More than half of patients with spondyloarthritis (SpA) have peripheral manifestations. Clementina Lopez-Medina, MD, PhD, a postdoctoral student at Cochin Hospital, France, and colleagues recently investigated the factors associated with the presence of peripheral manifestations in these patients. The researchers evaluated data from patients in the Assessment of Spondyloarthritis International Society-Comorbidities in Spondyloarthritis (ASAS-COMOSPA) study to assess the effect these symptoms had on treatment and patient-reported outcomes. They found psoriasis and the absence of HLA-B27 were associated with the development of peripheral symptoms.
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The results, published April 15 in The Journal of Rheumatology, indicate that any peripheral symptom at the time of a visit to a rheumatologist is associated with higher scores in all patient-reported outcomes.1 The study included a worldwide population, with 3,984 patients who represented not just patients with axial SpA, but the entire SpA spectrum. The cross-sectional study identified correlations, but was not designed to determine causation.
“To our knowledge, this is one of the first studies to attempt to evaluate peripheral manifestations, not only in axSpA, but also in the whole group of SpA,” write the authors in their discussion. “Our study shows that more than 64.3% of patients with SpA, regardless of the initial presentation, report at least one peripheral manifestation at some point during the course of the disease. This study confirms the high prevalence of peripheral rheumatological manifestations in the past history of patients presenting axial symptoms, emphasizing the importance to check for those clinical features to facilitate the diagnosis of SpA.”
The investigators note the most frequently reported peripheral manifestation was peripheral arthritis (51.5%). The prevalence of peripheral enthesitis was 37.8%, and the prevalence of dactylitis was 15.6%.
“In our study, considering patients who only fulfill the axial ASAS criteria, the percentage of peripheral arthritis decreased to 37.2%, slightly higher than reported in axial SpA (20–30%). This [finding] can be explained by the great heterogeneity of COMOSPA participants, which include South American patients, who are more likely to develop peripheral manifestations,” write the authors.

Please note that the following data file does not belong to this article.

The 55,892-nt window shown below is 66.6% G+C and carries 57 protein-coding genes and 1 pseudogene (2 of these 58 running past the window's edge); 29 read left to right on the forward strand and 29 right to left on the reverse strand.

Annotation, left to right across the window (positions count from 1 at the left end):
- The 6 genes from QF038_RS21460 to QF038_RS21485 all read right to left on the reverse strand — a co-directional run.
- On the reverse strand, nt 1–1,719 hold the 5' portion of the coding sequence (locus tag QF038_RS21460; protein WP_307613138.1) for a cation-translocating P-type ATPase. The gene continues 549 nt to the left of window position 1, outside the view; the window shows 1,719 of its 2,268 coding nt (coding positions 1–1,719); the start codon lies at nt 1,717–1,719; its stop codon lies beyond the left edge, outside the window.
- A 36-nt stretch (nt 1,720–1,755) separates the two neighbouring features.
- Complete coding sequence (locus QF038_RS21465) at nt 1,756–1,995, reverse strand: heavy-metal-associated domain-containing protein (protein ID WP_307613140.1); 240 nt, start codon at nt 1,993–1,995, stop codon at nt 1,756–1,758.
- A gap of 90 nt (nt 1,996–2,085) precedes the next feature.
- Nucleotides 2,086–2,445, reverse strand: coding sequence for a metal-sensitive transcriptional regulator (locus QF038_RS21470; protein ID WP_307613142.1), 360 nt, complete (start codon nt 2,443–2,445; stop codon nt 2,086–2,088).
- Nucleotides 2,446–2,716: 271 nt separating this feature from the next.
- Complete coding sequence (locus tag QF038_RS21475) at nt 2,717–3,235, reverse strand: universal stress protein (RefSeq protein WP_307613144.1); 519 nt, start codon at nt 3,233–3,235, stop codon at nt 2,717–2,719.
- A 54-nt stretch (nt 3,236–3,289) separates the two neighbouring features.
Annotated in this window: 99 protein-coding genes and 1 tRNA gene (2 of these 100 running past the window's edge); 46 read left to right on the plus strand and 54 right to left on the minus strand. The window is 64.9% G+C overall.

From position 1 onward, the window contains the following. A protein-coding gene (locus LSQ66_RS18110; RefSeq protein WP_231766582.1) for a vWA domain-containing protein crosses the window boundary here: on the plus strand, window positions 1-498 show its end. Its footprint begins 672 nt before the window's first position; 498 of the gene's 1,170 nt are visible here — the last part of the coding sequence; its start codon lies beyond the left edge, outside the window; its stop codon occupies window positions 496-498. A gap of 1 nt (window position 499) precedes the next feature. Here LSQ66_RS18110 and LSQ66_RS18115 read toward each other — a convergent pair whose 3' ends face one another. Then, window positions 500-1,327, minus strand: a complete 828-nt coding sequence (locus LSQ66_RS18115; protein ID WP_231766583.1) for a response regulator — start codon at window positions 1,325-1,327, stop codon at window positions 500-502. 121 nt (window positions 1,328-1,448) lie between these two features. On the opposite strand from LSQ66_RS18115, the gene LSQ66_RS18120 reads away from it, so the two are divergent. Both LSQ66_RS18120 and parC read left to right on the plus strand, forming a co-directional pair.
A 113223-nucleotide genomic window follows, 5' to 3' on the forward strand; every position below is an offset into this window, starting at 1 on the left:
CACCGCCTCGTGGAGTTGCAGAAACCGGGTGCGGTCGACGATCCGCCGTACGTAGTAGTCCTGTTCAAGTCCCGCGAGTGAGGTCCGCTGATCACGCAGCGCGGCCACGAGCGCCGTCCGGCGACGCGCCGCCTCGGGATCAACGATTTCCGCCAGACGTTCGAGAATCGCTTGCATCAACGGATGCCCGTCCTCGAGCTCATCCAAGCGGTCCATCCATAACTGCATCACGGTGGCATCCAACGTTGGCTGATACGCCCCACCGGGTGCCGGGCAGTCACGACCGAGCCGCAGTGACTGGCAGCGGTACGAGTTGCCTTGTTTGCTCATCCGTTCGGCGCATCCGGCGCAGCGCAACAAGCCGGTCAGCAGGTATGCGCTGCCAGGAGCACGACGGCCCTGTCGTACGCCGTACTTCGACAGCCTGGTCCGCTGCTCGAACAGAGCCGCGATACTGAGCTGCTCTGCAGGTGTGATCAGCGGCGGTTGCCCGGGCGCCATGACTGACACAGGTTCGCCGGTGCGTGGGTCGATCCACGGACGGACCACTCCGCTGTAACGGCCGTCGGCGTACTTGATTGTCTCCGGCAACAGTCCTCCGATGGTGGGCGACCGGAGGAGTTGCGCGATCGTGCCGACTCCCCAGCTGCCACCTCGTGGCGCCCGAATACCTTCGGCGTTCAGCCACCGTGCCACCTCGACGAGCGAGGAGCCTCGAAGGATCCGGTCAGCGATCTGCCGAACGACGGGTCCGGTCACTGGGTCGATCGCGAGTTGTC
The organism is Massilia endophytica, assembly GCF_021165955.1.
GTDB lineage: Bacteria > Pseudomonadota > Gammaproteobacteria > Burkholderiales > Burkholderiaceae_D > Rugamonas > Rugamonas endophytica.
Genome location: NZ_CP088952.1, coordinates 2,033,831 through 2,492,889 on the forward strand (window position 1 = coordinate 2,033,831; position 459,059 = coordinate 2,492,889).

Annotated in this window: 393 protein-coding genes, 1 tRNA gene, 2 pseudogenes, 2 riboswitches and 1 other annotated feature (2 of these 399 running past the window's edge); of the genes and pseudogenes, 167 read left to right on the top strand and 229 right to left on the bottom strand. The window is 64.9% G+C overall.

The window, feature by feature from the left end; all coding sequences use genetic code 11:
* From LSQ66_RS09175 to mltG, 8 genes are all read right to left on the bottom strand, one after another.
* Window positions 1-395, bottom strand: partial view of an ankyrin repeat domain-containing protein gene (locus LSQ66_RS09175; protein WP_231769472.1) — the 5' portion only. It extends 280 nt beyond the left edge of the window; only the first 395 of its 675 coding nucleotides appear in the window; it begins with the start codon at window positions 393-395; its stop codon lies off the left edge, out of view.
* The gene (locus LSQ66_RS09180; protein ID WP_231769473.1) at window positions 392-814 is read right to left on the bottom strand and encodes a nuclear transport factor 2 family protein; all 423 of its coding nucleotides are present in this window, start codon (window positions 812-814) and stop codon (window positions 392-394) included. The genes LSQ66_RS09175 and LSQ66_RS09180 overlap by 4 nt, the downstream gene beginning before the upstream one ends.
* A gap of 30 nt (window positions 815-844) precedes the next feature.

Peripheral manifestations were also more frequent among older patients (i.e., defined by the researchers as those older than 43 years). These manifestations were less common among HLA-B27 positive patients, patients with chronic inflammatory bowel disease and smokers. Additionally, the investigators found a higher prevalence of peripheral manifestations in patients with South American history, a history of uveitis and current or history of psoriasis.
The investigators studied patients who had peripheral manifestations at the time of the study and compared them with patients who had a history of, but were no longer experiencing, peripheral manifestations, as well as with patients who had never experienced such symptoms. They found the patients who had peripheral manifestations at the time of the study were more likely to report negative outcomes than the two other patient groups. Thus, not only do most SpA patients have at least one peripheral manifestation, but there is also a high probability these symptoms will occur after the onset of axial symptoms. Moreover, the presence of any of the three peripheral manifestations was associated with a greater use of any drug.